One of the most complex architectural feats ever conceived on planet Earth is the magnificent temple of Jupiter at Baalbek, Lebanon. The Temple is worldwide famous for its size and megalithic architecture, but a impressive number of problems remain unsolved about this monument, including precise dating of the phases of construction. The Romans indeed certainly built the final phase, boosting huge 20 mts high columns, around 60 AD, but who started the construction?
The building indeed consists of a huge basement surrounded by a even huger wall. The design of this wall is astonishing: it was conceived as the superposition of increasingly greater stones as the height increases. Enormous megaliths (about 500 tons each) were raised to sustain the upper course, made of simply unbeliaveble blocks (around 4x4x20 m, 1000 tons). Other, enormous blocks remain in the quarry a few hundreds of meters to the southwest.
A few years ago, it was proposed by Andreas J. M. Kropp and Daniel Lohmann that the internal basement was first conceived and partly built by Herod the Great around 15 BC. The area was not under Herod's direct control, but he was a friend of the Romans who funded the colony of Berytus (Beirut) exactly in those years. These authors, however, did not attempt to date the megalithic phase to Herodian architects. This has been recently done by Giulio Magli in a work published in the scientific volume Archaeoastronomy in the Roman World.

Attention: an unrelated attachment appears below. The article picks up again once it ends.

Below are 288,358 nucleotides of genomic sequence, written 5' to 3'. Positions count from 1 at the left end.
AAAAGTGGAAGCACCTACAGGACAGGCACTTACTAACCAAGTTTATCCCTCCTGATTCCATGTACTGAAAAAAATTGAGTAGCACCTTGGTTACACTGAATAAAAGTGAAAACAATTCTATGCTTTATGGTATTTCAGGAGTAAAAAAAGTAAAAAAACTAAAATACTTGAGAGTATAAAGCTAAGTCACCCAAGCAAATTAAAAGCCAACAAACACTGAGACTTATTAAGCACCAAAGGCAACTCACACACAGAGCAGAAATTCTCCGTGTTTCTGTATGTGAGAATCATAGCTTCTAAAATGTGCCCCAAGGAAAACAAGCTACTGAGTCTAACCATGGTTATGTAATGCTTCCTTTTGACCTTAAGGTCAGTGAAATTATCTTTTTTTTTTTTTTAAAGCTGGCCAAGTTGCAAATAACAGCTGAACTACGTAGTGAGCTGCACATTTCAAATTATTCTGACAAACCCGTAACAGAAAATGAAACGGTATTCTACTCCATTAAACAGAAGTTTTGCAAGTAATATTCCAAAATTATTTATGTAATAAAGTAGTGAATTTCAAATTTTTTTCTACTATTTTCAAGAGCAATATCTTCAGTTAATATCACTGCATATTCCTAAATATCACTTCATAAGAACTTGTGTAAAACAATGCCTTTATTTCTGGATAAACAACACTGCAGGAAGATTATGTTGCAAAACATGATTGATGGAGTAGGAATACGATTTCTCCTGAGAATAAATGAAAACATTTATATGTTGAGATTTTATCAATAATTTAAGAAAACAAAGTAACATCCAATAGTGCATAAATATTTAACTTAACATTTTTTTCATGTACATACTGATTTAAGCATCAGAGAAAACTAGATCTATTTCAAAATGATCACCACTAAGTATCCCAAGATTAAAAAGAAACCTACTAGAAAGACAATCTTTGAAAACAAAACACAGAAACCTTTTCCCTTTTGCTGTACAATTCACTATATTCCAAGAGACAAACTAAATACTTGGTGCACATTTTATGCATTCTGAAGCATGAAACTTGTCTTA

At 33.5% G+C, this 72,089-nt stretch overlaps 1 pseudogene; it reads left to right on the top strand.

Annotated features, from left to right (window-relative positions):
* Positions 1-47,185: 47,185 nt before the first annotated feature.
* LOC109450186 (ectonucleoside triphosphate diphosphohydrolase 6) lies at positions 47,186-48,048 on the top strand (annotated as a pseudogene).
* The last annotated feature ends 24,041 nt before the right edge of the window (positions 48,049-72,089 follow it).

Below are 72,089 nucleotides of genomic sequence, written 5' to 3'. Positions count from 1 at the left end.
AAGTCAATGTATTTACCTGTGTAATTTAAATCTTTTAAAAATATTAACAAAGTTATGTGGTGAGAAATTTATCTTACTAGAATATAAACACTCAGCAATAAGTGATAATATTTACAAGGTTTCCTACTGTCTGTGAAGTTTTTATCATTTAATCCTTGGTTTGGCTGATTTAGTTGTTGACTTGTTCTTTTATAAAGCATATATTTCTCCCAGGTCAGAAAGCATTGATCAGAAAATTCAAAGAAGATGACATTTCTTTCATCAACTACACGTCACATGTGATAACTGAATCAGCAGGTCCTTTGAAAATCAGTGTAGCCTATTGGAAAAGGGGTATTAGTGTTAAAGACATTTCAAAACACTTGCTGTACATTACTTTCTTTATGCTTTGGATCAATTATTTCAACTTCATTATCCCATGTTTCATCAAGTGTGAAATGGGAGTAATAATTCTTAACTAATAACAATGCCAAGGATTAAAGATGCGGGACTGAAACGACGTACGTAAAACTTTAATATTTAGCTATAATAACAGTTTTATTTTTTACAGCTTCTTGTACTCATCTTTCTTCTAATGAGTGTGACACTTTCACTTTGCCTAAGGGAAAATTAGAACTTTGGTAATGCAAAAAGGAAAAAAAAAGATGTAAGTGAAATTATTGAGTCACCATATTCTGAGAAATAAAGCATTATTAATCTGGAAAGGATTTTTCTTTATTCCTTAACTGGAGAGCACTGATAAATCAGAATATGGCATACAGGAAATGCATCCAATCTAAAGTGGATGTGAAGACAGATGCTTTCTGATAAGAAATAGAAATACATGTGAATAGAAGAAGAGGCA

In the paper, Magli gives several arguments taken from different disciplines - including Archaeoastronomy. The temple is indeed shown to be oriented to the rising of the Pleiades, a group of stars connected with fertility and renewal in the Greek-Hellenistic world but a uncommon choice of orientation for a Roman architect. Further, clear architectural analogies exist with the Herodian foundations of the Temple Mount in Jerusalem, visible in the so called western tunnel and made of gigantic stone blocks very similar to those of the intermediate course in Baalbeck.
Herod the Great is a quite controversial figure of history. However, his fame as a great builder is undisputed, and it really seems that we can add a further masterpiece - besides the Temple Mount, Masada, and the Herodium - to the list of his architectural achievements.